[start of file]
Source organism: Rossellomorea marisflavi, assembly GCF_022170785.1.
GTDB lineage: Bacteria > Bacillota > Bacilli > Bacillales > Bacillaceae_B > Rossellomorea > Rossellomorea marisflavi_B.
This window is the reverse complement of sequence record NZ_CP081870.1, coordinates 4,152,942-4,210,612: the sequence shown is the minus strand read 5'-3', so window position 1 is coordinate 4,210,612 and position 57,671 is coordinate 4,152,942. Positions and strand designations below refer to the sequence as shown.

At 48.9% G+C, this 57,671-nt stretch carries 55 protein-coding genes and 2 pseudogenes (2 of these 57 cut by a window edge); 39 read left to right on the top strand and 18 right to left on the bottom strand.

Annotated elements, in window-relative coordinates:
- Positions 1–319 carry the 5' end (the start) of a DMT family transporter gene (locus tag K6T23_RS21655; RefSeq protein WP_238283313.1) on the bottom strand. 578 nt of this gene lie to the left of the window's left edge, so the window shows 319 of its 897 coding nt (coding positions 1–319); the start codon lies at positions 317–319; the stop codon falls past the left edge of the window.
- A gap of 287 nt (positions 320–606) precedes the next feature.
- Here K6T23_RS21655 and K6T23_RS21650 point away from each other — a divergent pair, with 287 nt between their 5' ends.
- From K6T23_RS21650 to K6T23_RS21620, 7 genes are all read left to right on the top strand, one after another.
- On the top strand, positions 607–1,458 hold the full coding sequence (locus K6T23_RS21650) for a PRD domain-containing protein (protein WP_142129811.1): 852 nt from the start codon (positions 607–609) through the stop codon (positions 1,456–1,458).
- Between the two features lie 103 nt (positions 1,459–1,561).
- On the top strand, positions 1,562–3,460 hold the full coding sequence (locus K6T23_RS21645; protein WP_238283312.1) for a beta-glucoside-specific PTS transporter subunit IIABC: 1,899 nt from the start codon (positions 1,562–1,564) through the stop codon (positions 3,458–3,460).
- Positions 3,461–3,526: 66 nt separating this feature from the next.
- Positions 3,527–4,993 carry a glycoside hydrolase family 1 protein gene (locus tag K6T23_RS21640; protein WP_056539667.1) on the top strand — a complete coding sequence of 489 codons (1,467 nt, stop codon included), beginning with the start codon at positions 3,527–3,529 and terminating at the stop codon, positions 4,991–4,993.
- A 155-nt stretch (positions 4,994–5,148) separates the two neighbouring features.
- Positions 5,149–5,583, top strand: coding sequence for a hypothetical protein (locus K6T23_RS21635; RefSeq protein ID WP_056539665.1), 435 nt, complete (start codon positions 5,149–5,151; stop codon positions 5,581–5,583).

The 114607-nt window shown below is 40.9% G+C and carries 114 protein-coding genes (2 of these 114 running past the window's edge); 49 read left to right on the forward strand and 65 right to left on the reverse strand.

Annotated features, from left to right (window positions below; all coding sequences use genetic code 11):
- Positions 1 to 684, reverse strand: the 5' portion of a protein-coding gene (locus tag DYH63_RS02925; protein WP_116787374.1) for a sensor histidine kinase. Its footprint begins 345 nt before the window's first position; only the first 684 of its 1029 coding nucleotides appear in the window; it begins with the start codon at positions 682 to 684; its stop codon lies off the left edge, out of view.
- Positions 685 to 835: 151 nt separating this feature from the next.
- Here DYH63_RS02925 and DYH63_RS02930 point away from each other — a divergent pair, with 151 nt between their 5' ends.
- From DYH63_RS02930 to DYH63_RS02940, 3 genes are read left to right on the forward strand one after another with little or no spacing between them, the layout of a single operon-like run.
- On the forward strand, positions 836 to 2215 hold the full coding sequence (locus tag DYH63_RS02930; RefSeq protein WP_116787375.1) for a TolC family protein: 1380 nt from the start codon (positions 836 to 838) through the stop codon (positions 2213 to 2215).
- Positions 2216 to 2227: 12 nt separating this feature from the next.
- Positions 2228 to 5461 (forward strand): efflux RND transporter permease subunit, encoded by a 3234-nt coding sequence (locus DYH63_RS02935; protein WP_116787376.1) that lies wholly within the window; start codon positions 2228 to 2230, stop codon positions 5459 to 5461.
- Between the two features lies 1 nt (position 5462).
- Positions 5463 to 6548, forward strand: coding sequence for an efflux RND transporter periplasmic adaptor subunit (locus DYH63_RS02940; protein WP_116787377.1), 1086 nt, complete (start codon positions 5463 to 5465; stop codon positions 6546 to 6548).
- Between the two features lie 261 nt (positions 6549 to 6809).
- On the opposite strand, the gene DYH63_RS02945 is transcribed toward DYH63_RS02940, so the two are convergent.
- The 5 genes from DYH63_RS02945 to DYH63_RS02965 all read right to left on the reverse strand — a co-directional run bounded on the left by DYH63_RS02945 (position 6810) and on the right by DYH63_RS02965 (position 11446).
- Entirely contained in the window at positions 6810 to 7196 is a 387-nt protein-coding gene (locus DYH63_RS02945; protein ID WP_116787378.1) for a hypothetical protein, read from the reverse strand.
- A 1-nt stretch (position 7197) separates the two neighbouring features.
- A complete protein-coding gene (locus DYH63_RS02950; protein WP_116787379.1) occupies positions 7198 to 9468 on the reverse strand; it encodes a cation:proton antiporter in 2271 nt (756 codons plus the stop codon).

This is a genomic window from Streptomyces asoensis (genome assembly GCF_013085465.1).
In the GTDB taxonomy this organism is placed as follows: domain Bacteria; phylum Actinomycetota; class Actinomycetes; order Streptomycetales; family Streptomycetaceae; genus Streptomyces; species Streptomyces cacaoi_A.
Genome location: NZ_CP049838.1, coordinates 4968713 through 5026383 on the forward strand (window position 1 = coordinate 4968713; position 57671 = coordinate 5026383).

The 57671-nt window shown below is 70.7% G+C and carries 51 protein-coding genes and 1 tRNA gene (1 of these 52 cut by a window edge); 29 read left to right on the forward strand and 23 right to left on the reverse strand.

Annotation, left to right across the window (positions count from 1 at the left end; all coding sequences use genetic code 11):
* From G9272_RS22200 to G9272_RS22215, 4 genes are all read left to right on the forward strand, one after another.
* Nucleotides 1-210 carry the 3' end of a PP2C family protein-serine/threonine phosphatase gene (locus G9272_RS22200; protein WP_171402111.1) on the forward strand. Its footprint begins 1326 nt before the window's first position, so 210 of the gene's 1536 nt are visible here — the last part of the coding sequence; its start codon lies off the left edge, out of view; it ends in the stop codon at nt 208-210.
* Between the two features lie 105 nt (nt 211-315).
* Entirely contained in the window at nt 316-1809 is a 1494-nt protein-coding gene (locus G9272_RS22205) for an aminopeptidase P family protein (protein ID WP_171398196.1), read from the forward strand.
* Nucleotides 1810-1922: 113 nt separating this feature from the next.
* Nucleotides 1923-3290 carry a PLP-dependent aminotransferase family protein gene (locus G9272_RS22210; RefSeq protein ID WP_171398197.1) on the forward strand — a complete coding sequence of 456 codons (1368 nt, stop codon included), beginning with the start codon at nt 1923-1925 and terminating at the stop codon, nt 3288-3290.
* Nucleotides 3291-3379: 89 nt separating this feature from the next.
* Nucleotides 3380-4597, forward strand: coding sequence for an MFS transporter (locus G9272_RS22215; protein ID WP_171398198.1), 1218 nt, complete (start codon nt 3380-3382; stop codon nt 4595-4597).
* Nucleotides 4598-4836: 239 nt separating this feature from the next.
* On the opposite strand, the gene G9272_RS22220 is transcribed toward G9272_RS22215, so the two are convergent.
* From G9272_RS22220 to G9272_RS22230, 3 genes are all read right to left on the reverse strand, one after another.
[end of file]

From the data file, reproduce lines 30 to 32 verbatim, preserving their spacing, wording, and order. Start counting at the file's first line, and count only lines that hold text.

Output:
- The 5 genes from DYH63_RS02945 to DYH63_RS02965 all read right to left on the reverse strand — a co-directional run bounded on the left by DYH63_RS02945 (position 6810) and on the right by DYH63_RS02965 (position 11446).
- Entirely contained in the window at positions 6810 to 7196 is a 387-nt protein-coding gene (locus DYH63_RS02945; protein ID WP_116787378.1) for a hypothetical protein, read from the reverse strand.
- A 1-nt stretch (position 7197) separates the two neighbouring features.